water sector



The major threat that Pakistan faces today is not Islamist terrorism but water scarcity. While the former makes headlines all over the world, the latter is an issue that is hardly discussed in the national and international media or by policy makers. Last year, the Pakistan Council of Research in Water Resources (PCRWR) warned that the country may run dry by 2025 if the authorities didn’t take immediate action.
It said the majority-Muslim country touched the “water stress line” in 1990 and crossed the “water scarcity line” in 2005. If this situation persists, Pakistan is likely to face an acute water shortage or a drought-like situation in the near future, predicted by the Pakistan Council of Research in Water Resources (PCRWR), which is affiliated with the Pakistan Ministry of Science and Technology




Greater scarcity resulting from higher demand

Diminishing capacity of reservoirs

Excessive (nearly 60pc) conveyance losses

Deteriorating infrastructure

Excessive groundwater use.


Productive (more crop per drop)

Allocative efficiency (more value per drop)

Conservation and metering


The State of Economy: Agriculture and Water, Shahid Javed, Burki Institute of Public Policy

Solutions From Around the World:

  • Fog Catchers: Vast mesh nets are used to capture moisture from fog, which drips into collection trays after condensation. The largest of these projects is on the slopes of Mount Boutmezguida, a microclimate in Morocco where 6,300 litres of water can be harvested per day. The water is clean, free and instant. First developed in South America, fog catching systems also exist in Chile, Ghana, Eritrea, South Africa and California.

PurifAid is a social enterprise geared towards installing efficient, durable water decontamination systems in Bangladesh. Groundwater in Bangladesh was found to be laden with high levels of arsenic, putting millions of people at risk of death due to arsenic poisoning.. PurifAid attempted to solve this problem by adapting DRENCH (Direct Remediation and Elimination of Chemical Harm) technology in rural Bangladesh. DRENCH is a new generation of filtration unit that runs on an organic by-product of the beverage industry – in this instance, rice husks. When rice husks are used for two cycles of filtration, it can remove 95% of arsenic, along with manganese and iron, from drinking water. The DRENCH unit successfully filtered out the arsenic contamination and proved that the technology filter could effectively be retrofitted directly onto the tube wells.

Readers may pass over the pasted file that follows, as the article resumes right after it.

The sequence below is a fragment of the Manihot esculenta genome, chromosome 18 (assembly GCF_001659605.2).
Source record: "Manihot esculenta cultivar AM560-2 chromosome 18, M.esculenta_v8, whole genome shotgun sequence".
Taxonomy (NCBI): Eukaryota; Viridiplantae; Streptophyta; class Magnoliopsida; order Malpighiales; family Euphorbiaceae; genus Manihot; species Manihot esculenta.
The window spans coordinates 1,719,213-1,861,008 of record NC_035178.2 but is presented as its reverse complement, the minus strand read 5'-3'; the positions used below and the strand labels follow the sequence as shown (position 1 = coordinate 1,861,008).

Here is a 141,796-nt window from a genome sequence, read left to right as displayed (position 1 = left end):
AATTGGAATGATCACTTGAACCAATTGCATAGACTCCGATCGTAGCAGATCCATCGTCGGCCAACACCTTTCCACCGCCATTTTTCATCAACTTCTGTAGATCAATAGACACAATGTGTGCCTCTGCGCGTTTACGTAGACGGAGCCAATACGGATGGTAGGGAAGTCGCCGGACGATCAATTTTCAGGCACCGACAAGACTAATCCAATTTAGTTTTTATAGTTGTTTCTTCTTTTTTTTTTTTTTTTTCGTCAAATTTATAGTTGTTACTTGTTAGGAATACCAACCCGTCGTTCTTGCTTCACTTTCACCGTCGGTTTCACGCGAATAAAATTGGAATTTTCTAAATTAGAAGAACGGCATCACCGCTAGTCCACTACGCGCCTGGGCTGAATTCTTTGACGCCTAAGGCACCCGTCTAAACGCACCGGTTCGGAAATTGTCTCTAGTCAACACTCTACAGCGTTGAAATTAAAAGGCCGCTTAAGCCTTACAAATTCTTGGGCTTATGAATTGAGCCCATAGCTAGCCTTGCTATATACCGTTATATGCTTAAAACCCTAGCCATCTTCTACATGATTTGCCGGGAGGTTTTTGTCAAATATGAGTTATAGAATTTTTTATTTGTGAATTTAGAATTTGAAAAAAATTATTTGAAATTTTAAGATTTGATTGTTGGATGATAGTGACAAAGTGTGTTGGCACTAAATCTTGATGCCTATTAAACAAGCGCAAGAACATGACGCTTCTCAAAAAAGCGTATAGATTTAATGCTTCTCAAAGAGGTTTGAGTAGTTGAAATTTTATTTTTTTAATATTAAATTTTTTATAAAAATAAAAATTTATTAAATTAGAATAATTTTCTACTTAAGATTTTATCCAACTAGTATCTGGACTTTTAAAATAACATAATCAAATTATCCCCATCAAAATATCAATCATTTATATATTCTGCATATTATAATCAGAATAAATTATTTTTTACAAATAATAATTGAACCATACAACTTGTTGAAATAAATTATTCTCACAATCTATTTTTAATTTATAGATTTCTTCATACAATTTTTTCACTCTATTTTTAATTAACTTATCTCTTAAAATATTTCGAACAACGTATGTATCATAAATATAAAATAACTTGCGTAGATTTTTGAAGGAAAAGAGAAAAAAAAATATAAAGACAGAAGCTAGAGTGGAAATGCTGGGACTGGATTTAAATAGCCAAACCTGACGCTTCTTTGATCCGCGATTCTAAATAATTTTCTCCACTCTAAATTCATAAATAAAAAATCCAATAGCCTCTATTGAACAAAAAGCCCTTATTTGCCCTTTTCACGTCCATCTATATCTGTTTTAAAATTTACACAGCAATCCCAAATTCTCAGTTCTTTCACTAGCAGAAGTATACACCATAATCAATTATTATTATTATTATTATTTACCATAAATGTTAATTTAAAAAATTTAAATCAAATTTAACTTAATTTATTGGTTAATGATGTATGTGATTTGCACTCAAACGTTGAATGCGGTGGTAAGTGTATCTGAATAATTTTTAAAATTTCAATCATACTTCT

• Controlled drainage helps in saving freshwater by providing part of the consumptive use through capillary rise from shallow water tables. The objective of controlled drainage is to reduce subsurface drainage intensity during specific period of time by temporarily raising the level of the drain outlet. Capillary rise from the raised water table contributes in moisture supply to the root zone. Experimental works in Egypt showed  that up to 40% of the total water requirement could be saved through controlled drainage.


  • Source:
    Could these five innovations help solve the global water crisis?, Rosie Spinks, The Guardian, 13 Feb 2017PurifAid: Ending the Arsenic Water Crisis in Bangladesh, Grand Challenges Canada
    Innovative Technologies for Water Saving in Irrigated Agriculture, Suresh Kulkarni, International Journal of Water Resources and Arid Environments 1(3): 226-231, 2011